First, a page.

The Better Plan was instigated in response to the Government's IES policy. It illustrated what educators felt would be a more effective use of the 359 million dollars allocated for IES. This pressure of this campaign ultimately lead to the creation of the Joint Initiative, and its princples continue to be a cornerstone of the ongoing work.
The Better Plan for our kids
1Smaller class sizes to ensure individualised learning
Research shows that smaller classes, particularly in the first years of schooling, are beneficial for teaching and learning because they make it easier for teachers to give individualised attention and feedback to students. The Government estimated its plans to Increase class sizes in 2012 in Years 2 to 10 would have saved an estimated $43 million a year from teacher staffing budgets.2 The Government backed down on the proposals in the face of parent and teacher opposition. The introduction of a 1:15 ratio for 5 year olds by the then- Labour Government in 2005 cost an estimated $80 million a year.3 Depending on how quickly student:teachers ratios were improved, a programme of reducing class sizes is estimated to cost upwards from $50 million a year.
2Ensure all children are attending ECE services with 100% qualified and registered teachers
The Government dropped the target of 100 percent qualified and registered ECE teachers and associated funding in 2010. ECE services are currently only required to have 50% of teachers qualified and registered. Restoring funding for 100% qualified and registered ECE teachers is estimated to cost $32 million a year.
3Better funding for children with special needs to support 20,000 more kids
Most students with special education needs attend regular schools and kura, with only around 2,400 learners attending the 28 special day schools across the country. Around 3% of school learners (30,000 children) have high special education needs but ORS funding (funding for children with high special needs) is rationed to 1%. There are also a further 40,000- 60,000 learners with moderate special education needs. Including students with special needs in mainstream schools is the best option for most students, but it is essential both students and teachers are well supported. Increasing the ORS fund to 3% is estimated to cost $180 million a year to support 20.000 more kids.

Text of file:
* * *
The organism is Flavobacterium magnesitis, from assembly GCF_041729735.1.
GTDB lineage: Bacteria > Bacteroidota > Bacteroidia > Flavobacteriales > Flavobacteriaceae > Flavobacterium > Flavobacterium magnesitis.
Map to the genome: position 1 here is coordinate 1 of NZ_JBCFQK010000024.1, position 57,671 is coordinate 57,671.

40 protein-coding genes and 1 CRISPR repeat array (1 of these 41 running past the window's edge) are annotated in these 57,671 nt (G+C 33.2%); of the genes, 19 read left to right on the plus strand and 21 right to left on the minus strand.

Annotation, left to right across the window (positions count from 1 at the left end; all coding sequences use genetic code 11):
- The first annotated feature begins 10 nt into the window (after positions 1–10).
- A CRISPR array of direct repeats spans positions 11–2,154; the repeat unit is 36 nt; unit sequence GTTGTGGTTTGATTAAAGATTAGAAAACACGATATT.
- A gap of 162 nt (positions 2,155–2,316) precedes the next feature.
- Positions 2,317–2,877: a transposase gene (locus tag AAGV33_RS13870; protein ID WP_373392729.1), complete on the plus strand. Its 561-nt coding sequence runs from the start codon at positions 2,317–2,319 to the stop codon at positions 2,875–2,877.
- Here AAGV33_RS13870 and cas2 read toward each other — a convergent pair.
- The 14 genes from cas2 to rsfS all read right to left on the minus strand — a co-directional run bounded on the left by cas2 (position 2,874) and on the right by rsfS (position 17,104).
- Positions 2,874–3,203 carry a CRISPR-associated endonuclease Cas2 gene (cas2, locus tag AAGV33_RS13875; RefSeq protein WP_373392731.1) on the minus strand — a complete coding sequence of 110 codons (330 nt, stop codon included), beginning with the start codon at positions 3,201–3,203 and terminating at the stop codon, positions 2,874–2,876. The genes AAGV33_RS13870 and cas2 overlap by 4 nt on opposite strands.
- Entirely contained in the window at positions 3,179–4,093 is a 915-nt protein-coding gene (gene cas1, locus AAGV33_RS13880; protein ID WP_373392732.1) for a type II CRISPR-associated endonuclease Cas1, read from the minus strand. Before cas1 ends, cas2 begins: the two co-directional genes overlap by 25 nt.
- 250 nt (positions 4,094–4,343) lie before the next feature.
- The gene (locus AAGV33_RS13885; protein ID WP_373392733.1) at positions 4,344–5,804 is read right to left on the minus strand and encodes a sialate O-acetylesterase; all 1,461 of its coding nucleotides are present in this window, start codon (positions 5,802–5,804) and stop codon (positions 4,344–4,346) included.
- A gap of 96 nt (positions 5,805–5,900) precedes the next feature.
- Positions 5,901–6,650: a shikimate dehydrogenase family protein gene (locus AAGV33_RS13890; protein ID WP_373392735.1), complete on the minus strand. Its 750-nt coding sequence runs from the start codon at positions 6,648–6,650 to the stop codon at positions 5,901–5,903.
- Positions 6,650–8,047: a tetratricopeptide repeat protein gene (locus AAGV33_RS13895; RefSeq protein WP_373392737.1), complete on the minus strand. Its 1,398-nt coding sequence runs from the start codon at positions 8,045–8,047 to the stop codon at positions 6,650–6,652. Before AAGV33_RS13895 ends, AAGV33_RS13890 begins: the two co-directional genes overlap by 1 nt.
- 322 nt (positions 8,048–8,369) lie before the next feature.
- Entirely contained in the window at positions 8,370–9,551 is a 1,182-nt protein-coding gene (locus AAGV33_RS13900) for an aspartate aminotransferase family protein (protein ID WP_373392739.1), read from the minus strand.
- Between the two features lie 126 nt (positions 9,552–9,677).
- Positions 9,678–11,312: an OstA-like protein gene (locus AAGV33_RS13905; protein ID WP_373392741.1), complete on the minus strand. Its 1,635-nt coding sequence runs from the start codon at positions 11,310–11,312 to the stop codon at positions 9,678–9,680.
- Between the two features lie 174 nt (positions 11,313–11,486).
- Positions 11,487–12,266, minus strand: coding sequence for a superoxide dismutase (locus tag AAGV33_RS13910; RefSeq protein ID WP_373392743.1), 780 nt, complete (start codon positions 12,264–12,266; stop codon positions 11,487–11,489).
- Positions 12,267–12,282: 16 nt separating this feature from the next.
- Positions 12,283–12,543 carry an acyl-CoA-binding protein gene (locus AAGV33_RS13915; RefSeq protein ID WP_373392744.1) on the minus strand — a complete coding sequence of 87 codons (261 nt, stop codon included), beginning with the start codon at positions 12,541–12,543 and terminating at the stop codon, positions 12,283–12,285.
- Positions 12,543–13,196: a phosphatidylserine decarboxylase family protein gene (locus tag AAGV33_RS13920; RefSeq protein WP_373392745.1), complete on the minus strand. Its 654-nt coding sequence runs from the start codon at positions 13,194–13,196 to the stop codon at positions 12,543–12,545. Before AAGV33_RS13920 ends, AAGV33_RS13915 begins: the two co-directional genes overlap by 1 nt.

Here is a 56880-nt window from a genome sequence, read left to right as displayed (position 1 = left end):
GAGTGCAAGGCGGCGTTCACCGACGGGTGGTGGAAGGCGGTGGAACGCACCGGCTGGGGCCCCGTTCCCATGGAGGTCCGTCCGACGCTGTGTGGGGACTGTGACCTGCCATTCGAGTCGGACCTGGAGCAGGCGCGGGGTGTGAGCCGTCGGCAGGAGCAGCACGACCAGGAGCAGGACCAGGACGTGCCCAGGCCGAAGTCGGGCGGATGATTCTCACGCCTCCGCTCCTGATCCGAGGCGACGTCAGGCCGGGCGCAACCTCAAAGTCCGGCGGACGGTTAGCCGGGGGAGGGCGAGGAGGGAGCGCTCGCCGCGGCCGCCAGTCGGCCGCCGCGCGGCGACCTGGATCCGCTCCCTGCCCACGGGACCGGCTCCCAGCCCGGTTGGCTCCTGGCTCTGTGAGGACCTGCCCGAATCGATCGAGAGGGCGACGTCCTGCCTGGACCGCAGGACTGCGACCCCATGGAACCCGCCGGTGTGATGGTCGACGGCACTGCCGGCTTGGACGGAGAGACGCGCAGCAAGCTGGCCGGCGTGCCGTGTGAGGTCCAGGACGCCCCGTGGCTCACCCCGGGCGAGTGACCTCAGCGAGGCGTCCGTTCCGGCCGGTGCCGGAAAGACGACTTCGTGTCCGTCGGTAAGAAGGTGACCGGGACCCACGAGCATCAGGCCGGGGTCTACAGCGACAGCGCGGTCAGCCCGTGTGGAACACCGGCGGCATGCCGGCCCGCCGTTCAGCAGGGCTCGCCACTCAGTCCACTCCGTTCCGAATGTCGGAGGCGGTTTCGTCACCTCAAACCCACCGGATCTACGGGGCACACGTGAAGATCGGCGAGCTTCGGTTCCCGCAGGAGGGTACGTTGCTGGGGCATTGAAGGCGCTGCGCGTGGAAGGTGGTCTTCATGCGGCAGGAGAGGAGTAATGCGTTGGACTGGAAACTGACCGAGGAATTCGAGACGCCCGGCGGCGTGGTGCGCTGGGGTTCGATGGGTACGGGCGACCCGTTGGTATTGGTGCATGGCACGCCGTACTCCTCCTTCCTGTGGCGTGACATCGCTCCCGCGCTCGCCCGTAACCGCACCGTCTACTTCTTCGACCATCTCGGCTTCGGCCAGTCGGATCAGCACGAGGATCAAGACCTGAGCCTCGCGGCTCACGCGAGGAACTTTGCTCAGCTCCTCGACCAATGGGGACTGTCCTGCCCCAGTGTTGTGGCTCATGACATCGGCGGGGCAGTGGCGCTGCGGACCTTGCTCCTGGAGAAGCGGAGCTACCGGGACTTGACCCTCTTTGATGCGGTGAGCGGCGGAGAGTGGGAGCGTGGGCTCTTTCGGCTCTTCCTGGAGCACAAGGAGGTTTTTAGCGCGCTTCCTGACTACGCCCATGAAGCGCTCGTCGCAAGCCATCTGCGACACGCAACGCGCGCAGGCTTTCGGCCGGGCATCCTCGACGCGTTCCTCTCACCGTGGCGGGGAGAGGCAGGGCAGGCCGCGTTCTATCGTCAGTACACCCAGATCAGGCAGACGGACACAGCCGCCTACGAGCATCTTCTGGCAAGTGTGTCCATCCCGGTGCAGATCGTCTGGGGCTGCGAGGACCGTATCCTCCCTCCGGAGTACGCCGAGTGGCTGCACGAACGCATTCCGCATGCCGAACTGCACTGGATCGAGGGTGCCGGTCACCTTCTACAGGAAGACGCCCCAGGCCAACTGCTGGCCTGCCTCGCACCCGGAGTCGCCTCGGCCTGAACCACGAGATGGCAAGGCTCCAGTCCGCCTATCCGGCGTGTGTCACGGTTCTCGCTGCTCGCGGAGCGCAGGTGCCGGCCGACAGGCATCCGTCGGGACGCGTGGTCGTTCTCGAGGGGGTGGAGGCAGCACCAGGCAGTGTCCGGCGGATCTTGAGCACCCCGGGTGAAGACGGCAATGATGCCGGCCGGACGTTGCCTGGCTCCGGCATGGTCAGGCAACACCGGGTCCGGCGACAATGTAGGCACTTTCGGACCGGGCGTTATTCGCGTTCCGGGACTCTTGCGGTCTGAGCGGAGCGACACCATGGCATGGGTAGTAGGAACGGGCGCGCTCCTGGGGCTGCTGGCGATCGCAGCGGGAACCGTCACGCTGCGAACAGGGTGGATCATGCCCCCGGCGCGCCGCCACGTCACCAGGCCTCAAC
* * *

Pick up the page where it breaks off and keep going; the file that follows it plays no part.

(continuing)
4Sustainable funding for support staff so teachers can focus on teaching and learning
Teachers aides and other school support staff are funded through schoolsâ€™ operations grants which means they have insecure work and low wages. Sustainable funding is needed to ensure there are enough teachers aides to support children with learning needs and enough administrative support so teachers can focus on teaching and learning.
5Support initiatives that make a real difference for MÄori and Pasifika students
To â€œlive as MÄori, actively participate as a citizen of the world and enjoy good health and a high standard of livingâ€ were goals set by Professor Mason Durie for tamariki MÄori 13 years ago that are still relevant today. Research shows that children who are affirmed in their identity as MÄori and can access their own culture and language are more likely to succeed at school.
Bilingual and rumaki units in schools are under pressure because of the limited numbers of teachers with te reo MÄori fluency.We need to better resource the recruiting training and retention of people with te reo MÄori fluency to teach and support children.
Resourcing for bi-lingual education for Pasifika students has been cut in the past five years. Resourcing needs to be restored and increased to support success for Pasifika students.
More resources and information are on standupforkids.org.nz